If it is different, then the Change IMSI procedure is actioned. This process is started if the SIM determines it needs to change IMSI. The IMSI swap process is based on the handset type and its associated entry in the record for that handset type.
The following processes may be supported, for example:
- Refresh (type 6) with all change files notified
- Refresh (type x) where x is passed to the routine
- Display to user asking them to switch the phone off then on again
- through a separate application 1
- through a separate application 2
The particular process to be followed may be determined for a specific handset type chosen to be in accordance with the handset capabilities in order to ensure effective function.
The application uses the card application toolkit REFRESH command to reset the GSM/3G/LTE session and to inform the handset that the following files have changed. If the handset does not support this command an alternative approach will be taken, such as the application requesting that the user switches the handset off and on using the card application toolkit DISPLAY TEXT command. Alternatively, for particular handsets a different application entirely may be initiated.
When the UICC restarts, either due to the REFRESH or to whatever change process is used, in embodiments the application may change the following before the handset reads them:
- EF IMSI in DF GSM and ADF USIM are set to the new IMSI.
- EF SMSP is changed to the SMSC value relevant to the new IMSI (optional).
- EF OPLMNwACT is changed to the correct content relevant to the new IMSI (optional).
- The authentication parameters are set to the relevant values for the new IMSI(optional).
The EF LOCI and EF PS_LOCI in DF_GSM and ADF USIM are set to their initial provisioned value.
The modification of identity may include the modification of one or more of the following files in the SIM: EF LOCI, EF PS_LOCI, EF GPRS_LOCI, EF OPLMNwACT, EF PLMNwACT, EF HPLMNwACT, EF PLMNsel, EF FPLMN and EF HPPLMN.
FIG. 7 indicates the types of record held by the SIM in the course of this process and the respective record structures. A single initial information record will indicate, for example, a subscription type and a pooling mechanism to use. Device type records may indicate, for example, modifiers to a subscription type (an initial voice and data subscription may for example need modification to indicate that the device is a BlackBerry, with its own data handling protocols). A specific MCC record may effectively divide IMSI and PLMN lists by appropriate subscription, as may pooling records. A specific IMSI record may indicate not only the IMSI, but authentication, address and network identity information too.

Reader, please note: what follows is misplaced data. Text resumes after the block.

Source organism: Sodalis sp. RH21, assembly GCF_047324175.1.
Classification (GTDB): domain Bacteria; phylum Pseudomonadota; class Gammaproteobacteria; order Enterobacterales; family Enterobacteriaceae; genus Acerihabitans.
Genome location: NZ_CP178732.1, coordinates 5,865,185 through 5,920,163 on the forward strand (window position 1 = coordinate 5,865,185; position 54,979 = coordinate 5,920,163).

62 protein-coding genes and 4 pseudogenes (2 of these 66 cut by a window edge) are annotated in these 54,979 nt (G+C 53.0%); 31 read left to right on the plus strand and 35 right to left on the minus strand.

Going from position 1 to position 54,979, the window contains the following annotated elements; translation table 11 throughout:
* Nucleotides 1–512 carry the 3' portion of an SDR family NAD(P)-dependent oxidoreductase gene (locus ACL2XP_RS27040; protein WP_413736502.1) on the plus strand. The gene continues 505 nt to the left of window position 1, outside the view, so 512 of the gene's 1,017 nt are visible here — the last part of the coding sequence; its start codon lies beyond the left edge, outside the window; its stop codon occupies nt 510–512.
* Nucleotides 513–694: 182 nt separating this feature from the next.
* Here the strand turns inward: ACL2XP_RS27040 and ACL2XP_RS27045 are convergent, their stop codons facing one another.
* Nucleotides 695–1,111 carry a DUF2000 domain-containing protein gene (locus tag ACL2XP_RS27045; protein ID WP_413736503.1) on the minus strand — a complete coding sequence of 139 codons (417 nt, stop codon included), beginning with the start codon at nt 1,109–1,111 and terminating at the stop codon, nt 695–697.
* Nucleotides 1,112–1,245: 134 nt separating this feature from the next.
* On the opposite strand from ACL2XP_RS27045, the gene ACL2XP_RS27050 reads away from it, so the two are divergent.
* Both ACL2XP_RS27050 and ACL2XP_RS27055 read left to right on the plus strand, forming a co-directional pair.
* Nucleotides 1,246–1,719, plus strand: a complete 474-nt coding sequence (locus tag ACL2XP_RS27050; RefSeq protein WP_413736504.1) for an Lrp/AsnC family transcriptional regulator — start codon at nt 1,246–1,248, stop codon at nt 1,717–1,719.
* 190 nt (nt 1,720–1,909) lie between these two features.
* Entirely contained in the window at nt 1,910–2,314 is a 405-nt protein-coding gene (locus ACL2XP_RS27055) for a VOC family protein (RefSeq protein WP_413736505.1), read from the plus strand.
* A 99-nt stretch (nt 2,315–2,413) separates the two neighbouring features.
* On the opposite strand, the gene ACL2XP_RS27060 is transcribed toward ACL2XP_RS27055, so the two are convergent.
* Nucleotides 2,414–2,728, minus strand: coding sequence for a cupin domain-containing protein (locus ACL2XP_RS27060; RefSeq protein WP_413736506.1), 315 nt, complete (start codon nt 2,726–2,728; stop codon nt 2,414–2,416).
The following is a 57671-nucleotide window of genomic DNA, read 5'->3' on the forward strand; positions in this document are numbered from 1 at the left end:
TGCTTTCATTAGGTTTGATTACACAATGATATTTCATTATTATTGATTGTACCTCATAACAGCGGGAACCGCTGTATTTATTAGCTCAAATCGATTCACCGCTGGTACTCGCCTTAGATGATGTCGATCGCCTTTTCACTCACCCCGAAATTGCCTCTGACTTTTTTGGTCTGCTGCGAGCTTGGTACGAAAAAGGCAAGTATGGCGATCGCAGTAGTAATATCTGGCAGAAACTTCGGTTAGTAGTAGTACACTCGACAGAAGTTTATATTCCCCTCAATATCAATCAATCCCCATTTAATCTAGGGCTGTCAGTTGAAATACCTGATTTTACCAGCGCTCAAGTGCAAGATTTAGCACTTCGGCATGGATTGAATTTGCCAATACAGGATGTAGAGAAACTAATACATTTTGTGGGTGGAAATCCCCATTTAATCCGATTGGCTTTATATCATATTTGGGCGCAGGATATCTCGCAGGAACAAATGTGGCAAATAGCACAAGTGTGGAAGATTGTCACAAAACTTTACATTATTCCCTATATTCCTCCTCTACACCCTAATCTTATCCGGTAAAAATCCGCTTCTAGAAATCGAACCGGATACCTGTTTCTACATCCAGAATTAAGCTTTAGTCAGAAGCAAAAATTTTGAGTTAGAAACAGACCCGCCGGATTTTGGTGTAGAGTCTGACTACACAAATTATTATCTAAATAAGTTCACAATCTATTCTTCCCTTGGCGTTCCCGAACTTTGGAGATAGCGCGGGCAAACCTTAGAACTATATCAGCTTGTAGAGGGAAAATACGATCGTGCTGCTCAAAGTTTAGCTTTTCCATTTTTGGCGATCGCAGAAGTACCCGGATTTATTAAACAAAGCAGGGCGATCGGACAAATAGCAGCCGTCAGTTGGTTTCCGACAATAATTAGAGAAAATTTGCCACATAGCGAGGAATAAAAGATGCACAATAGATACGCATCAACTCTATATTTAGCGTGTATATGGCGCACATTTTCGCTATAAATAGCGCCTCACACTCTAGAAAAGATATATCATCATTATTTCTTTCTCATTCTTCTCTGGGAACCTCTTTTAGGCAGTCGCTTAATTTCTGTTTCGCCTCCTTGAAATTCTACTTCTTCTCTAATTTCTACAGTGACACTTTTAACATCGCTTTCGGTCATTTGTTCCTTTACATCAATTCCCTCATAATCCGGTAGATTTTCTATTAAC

The information used for these processes may be used for more than IMSI selection. The method may in embodiments include a query process that allows other applications to ask whether the current IMSI is the correct IMSI. This method may also generate an event for other applications when the correct IMSI is selected and the handset is in a stable state. This event will have a means for the receiving application to register and de-register for this alert. All aspects of the process may be logged in this way.
This approach allows for reliable management of identity at a mobile handset, reliability being improved by enabling the procedure to be optimised for different handset and subscription types—while described here with reference to IMSI data, it is also applicable to other types of identity for use with a communication network. This approach is also effectively used in combination with an IMSI Broker as discussed in WO 2011/036484, which can dynamically provide new identities and supporting information and parameters to a mobile handset, and which can also be a source of trigger events to prompt a change of IMSI where this is determined to be desirable.
The operational data contained in a database record of IMSI data may optionally contain primary data or links or pointers, optionally nested, to additional operational data contained other SIM database files.
The SIM database may optionally be pre-loaded at manufacture, or modified by OTA information sent from the host system.
The term territory used herein is intended to mean any specific locality, this may be in terms of countries, regions and possible even for given networks.
The terms mobile phone, handset, mobile terminal, communications device may be considered as being interchangeable within this document.
A person skilled in the art will appreciate that the present invention is not limited to details of the described embodiments, rather numerous changes and modifications may be made without departing from the spirit and scope of the invention as set out in the appended claims.